“I think it was important to them to have somebody that they were familiar with, somebody that they could lean on and have a level of trust in, and they felt comfortable with me,” Yormark said. “In this business, in any business, you tend to hire people you are comfortable with, that you have worked with before, you have confidence in. I think from that perspective it was a very good fit for them and a very good fit for me.”

Roc Nation was founded five years ago, and its roots are in representing musical talent, including Shakira, Rita Ora, J. Cole and Timbaland. Jay Z launched Roc Nation Sports last April, and it counts Robinson Cano, Kevin Durant and Geno Smith among its clients for marketing and playing contract work. (Roc Nation co-represents Durant and Cano with CAA Sports.)

Carter, Perez and Roc Nation Sports vice president Rich Kleiman are certified to represent NBA and MLB players in playing contract work, and Roc Nation agent Kim Miale is certified to represent NFL players in talks with NFL clubs. “I would anticipate we would continue to grow the personnel,” Yormark said, when asked whether Roc Nation Sports would hire additional sports executives or agents.

Bill Marshall, president of Team Marketing, a boutique agency specializing in sports and entertainment, has worked with Yormark for more than a decade and said Yormark’s understanding of brands and what brands want makes him different than any agent Roc Nation might hire. “An agent will look at his player like his kid,” Marshall said.

“Yormark will look at an athlete as a perfect way to integrate a brand into an athlete and the athlete into a brand, like a family, as opposed to a billboard.”

Cliff Viner, former Panthers owner and chairman of AVM Ltd., described Yormark as highly intelligent and very hardworking, but said what makes him special is his high character and integrity and his ability to form relationships with people. “He is a great leader, because of it,” Viner said. “You will always have his loyalty and support if you work for Michael. Michael worked for me, but he always had my back.”

Yormark will work for the parent company Roc Nation, not just the sports group. He called his role “multidimensional.”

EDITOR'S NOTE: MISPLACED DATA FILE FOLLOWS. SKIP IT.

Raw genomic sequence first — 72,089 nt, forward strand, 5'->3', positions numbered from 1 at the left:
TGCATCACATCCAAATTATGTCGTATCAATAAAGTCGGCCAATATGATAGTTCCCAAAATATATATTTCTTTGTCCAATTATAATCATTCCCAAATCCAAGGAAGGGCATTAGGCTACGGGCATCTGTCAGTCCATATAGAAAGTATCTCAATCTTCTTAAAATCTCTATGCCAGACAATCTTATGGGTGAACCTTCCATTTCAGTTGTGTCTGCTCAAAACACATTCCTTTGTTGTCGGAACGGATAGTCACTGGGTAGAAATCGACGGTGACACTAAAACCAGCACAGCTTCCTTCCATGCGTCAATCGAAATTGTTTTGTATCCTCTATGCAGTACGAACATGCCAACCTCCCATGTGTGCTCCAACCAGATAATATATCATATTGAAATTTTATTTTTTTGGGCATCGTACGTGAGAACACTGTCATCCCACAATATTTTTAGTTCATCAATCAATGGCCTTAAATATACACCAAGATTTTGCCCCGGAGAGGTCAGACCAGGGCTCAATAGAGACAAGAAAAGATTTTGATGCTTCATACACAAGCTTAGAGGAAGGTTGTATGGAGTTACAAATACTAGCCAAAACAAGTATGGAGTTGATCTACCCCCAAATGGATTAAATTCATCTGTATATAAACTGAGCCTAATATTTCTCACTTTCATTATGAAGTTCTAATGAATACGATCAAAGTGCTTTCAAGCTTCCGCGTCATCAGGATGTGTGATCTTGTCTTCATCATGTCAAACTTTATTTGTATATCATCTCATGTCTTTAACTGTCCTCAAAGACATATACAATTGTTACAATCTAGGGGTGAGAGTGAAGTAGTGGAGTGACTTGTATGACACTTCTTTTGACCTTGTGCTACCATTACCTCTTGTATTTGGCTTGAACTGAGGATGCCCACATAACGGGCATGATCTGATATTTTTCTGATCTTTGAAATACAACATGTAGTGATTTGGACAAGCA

“On the Roc Nation corporate side, my primary role will be to develop the brand strategy for our artists and our athletes, but also to seek out both domestic and global partnerships,” he said. “That will be the area that I concentrate on in the short term and in the midterm going forward.”

Yormark also will be working closely with Perez on the sports side, and he said he expects the agency’s sports client list to grow.

“I don’t think we put a limit in terms of how large we want to grow,” he said. “That will be up to Juan Perez, but we are actively pursuing new clients every day in every sport, and we are going to continue to grow this as long as there are athletes out there that fit the characteristics we are looking for.”

He noted the company is looking for athletes interested in developing their brands and careers off the field of play.

Yormark has a hockey background, and Roc Nation Sports does not have NHL player clients. While Yormark said there are no immediate plans to expand into hockey representation, nothing is off the table. “There are some marquee players who would very much be interested in being part of a company like ours,” he said.

He added that a major part of his new position will be navigating the amount of interest in the company and the number of people looking to do business with its chairman.

“There is no question we have one of the best recruiters in America or in the world, when you talk about Jay Z,” Yormark said. “He is one of the most likable entertainers on the globe today. He is the face of this company, he is the brand, and we will leverage that as much as we possibly can to drive the business.”

He added that the culture at Roc Nation also appealed to him.

“I was looking to work for an entrepreneurial company,” Yormark said, “a company that was looking to grow and expand and was fearless. This company is fearless.”